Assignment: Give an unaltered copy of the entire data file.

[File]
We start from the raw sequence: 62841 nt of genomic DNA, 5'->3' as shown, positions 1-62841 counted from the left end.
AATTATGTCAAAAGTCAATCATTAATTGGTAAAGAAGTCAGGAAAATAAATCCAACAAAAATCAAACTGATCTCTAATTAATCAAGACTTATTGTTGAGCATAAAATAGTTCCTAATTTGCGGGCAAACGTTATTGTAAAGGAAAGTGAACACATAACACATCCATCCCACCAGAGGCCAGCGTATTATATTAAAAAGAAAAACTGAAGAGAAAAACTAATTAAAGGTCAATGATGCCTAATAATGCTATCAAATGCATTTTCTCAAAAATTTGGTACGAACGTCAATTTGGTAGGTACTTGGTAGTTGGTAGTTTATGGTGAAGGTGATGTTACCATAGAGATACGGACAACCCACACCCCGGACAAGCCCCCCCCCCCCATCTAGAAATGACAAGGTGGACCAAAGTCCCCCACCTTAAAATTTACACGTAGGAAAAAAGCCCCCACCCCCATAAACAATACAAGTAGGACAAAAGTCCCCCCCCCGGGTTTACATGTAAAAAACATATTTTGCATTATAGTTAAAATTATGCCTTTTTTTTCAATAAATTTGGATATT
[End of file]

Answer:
We start from the raw sequence: 62841 nt of genomic DNA, 5'->3' as shown, positions 1-62841 counted from the left end.
AATTATGTCAAAAGTCAATCATTAATTGGTAAAGAAGTCAGGAAAATAAATCCAACAAAAATCAAACTGATCTCTAATTAATCAAGACTTATTGTTGAGCATAAAATAGTTCCTAATTTGCGGGCAAACGTTATTGTAAAGGAAAGTGAACACATAACACATCCATCCCACCAGAGGCCAGCGTATTATATTAAAAAGAAAAACTGAAGAGAAAAACTAATTAAAGGTCAATGATGCCTAATAATGCTATCAAATGCATTTTCTCAAAAATTTGGTACGAACGTCAATTTGGTAGGTACTTGGTAGTTGGTAGTTTATGGTGAAGGTGATGTTACCATAGAGATACGGACAACCCACACCCCGGACAAGCCCCCCCCCCCCATCTAGAAATGACAAGGTGGACCAAAGTCCCCCACCTTAAAATTTACACGTAGGAAAAAAGCCCCCACCCCCATAAACAATACAAGTAGGACAAAAGTCCCCCCCCCGGGTTTACATGTAAAAAACATATTTTGCATTATAGTTAAAATTATGCCTTTTTTTTCAATAAATTTGGATATT